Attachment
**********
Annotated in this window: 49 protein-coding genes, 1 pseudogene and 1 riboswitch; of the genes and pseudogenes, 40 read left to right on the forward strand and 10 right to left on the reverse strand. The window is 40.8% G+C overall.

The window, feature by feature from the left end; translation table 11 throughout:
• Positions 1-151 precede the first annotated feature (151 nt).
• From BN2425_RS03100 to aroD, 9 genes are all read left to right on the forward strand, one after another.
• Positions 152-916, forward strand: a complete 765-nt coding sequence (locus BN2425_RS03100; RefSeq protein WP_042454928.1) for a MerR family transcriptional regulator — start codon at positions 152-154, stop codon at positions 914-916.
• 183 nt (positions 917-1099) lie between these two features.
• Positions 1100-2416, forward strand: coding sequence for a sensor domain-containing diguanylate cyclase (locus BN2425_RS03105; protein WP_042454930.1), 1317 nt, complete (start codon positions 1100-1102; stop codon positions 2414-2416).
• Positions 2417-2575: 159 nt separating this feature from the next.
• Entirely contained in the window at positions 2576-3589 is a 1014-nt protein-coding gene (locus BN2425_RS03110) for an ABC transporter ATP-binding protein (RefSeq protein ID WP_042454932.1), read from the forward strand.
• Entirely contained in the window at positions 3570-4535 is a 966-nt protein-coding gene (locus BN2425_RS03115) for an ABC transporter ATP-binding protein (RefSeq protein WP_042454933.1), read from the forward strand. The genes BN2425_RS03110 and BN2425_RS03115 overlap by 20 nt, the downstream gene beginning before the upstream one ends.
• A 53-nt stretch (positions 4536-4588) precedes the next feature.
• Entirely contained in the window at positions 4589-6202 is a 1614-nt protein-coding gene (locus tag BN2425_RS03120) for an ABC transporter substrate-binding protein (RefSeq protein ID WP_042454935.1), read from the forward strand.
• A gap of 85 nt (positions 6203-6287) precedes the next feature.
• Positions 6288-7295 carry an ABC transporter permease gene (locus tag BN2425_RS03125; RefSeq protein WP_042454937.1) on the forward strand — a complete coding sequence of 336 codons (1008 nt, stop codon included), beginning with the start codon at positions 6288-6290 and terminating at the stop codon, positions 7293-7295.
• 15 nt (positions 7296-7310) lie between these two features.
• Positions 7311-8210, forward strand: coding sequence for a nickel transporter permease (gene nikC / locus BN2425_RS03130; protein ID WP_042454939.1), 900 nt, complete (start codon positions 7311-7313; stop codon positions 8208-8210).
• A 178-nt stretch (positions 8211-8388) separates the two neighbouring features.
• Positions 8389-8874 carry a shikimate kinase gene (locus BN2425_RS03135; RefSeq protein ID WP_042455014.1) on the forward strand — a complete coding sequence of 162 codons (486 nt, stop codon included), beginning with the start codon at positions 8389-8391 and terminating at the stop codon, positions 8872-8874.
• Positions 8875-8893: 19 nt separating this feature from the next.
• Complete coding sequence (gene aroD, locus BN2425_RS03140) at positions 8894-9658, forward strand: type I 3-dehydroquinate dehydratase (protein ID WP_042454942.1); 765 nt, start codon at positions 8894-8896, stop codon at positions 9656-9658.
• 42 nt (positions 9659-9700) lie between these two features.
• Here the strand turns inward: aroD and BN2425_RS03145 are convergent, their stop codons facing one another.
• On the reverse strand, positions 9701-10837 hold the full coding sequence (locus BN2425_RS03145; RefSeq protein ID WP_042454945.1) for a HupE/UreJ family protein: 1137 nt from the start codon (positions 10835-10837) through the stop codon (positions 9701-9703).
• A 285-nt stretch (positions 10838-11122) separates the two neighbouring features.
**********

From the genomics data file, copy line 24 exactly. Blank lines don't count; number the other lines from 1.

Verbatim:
• A 285-nt stretch (positions 10838-11122) separates the two neighbouring features.